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I have a web form that has a check box in it. The form is created dynamically so there could be multiple checkboxes on this form. I need to know whether it is checked or not. The problem is an unchecked checkbox POSTs nothing at all.

I know this has been asked before but the solution is always to provide a hidden field with a the value. The problem I have is I need to know whether it was checked out not, not necessarily the value. Is there a way to make this happen? I was thinking I would need to use some javascript but not really sure how to go about it.

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up vote 3 down vote accepted

You could create a hidden input with the same name but the value "off". Make sure it is located before the checkbox in the document. Example:

<input type="hidden" name="something" value="off" />
<input type="checkbox" name="something" />

This will submit the following:

// if the box is unchecked:
something=off
// if the box is checked:
something=off&something=on

Since duplicate names results in overwriting the previous value (except in the case of arrays), you will always get $_POST['something'] that is either "on" (checked) or "off" (unchecked).

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You must provide a value for checkboxes. Defaulting on on is an error recovery strategy browsers have implemented, authors should not depend on that. – Quentin Jul 27 '12 at 16:12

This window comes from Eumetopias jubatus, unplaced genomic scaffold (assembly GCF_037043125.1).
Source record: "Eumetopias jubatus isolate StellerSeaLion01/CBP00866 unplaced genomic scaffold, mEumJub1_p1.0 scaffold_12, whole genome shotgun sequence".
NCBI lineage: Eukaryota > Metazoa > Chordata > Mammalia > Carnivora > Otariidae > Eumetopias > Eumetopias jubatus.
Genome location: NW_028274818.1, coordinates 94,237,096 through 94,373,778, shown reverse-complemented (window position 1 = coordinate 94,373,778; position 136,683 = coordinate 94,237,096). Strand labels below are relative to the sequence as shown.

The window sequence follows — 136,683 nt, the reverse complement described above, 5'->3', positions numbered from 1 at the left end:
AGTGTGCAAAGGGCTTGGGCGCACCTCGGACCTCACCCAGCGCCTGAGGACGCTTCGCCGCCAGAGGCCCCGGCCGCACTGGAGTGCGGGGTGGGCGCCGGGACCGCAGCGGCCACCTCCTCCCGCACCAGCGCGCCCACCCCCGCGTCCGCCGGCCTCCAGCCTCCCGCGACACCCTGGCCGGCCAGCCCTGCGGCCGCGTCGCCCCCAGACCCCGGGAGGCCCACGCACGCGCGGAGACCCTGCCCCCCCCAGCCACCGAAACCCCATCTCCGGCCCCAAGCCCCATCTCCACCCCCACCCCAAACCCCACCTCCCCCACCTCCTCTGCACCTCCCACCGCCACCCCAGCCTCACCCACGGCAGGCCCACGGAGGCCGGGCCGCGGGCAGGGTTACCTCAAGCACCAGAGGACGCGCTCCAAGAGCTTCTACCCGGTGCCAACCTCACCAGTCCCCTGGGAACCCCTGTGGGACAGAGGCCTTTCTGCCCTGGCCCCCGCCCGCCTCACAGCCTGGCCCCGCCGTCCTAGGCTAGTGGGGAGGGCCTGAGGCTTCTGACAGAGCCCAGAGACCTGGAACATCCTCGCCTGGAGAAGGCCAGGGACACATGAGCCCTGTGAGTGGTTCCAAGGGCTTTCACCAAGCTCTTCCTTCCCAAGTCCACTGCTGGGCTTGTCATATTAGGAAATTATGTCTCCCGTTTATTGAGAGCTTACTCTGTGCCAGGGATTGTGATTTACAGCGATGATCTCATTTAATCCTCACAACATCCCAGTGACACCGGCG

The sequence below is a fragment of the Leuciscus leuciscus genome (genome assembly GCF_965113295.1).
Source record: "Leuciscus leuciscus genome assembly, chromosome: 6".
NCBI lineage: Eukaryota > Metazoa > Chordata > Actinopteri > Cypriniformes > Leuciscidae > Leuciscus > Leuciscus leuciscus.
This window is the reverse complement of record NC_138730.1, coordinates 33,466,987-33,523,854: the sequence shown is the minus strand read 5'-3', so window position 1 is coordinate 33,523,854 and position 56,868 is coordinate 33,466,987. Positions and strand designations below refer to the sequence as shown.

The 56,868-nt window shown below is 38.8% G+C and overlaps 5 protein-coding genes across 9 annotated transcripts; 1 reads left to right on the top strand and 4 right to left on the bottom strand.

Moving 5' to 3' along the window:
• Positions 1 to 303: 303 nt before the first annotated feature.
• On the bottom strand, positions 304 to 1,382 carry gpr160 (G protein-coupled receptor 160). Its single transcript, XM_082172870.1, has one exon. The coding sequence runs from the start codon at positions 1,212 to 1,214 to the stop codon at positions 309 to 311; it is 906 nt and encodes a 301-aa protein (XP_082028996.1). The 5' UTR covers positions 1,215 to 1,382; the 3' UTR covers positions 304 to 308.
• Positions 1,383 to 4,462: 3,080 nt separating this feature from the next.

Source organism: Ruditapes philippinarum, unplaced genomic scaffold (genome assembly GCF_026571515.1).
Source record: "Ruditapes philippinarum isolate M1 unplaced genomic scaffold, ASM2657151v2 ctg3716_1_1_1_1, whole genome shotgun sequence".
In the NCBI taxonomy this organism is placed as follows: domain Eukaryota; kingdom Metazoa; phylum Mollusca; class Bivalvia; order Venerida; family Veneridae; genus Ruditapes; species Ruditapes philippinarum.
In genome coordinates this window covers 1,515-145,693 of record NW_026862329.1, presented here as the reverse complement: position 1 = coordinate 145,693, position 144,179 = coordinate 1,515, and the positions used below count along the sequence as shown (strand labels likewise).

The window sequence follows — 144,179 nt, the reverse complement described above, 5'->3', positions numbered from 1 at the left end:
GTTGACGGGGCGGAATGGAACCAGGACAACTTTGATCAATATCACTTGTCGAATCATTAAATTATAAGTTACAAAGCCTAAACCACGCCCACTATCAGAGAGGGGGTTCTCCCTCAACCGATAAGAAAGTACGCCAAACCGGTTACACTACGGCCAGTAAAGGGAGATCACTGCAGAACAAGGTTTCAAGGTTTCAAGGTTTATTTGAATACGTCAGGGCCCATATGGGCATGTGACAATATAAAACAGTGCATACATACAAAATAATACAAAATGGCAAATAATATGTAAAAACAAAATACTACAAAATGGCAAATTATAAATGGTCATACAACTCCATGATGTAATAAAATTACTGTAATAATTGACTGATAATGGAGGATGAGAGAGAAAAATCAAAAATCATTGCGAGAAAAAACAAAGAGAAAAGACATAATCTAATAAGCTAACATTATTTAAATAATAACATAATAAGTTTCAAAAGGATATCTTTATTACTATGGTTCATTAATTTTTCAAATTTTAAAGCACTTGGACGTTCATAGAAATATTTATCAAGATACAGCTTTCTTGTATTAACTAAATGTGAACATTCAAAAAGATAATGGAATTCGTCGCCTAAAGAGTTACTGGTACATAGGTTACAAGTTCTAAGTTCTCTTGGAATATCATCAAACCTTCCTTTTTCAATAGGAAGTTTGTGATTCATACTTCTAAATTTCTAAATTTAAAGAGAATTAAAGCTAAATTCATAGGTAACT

@Quentin As far as I've seen the browser will always submit the string "on" regardless of the value attribute of the checkbox... – Niet the Dark Absol Jul 27 '12 at 16:12
    
— Yes? Error recovery strategies are not a license to not care about the error. – Quentin Jul 27 '12 at 16:13
    
I think this will work my concern is that since my inputs are an array because of the dynamic nature in which they are created will this instead append the hidden value instead of overwriting it with the checked value. I will try and and come back and approve answer if it works – Cody Covey Jul 27 '12 at 16:32
    
This works when not using arrays. So I accepted the answer because this will help most people I believe. The solution for me was just to create a Radio and deal with it that way. I originally didn't want to go this route because I am dealing with people that don't know computers and I didn't want to muddy up the screen. Oh well! Thansk for the help! – Cody Covey Jul 30 '12 at 16:23

You need to check to see if the $_POST index is set

if (isset($_POST['myCheckBox'])) { ... }
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No. As the question says, if a field isn't checked it isn't submitted. – Quentin Jul 27 '12 at 16:09
1  
@quentin EXACTLY. If it's not submitted the index won't be set. The FORM submits, not the INPUT. Please remove your -1. – Matt Jul 27 '12 at 16:09
    
— The question also says that the checkboxes that are there aren't known in advance. So the objective is to find out which checkboxes exist then which of them were checked. – Quentin Jul 27 '12 at 16:10
    
@Quentin I'm not going to write his code for him - he can figure out a naming scheme that allows him to dynamically check which checkboxes are there. – Matt Jul 27 '12 at 16:11
    
@Matt There is no such scheme. Even something as simple as consecutive numbers fails due to not knowing if X exists and is unchecked, or if the numbers stopped at X-1. – Niet the Dark Absol Jul 27 '12 at 16:14

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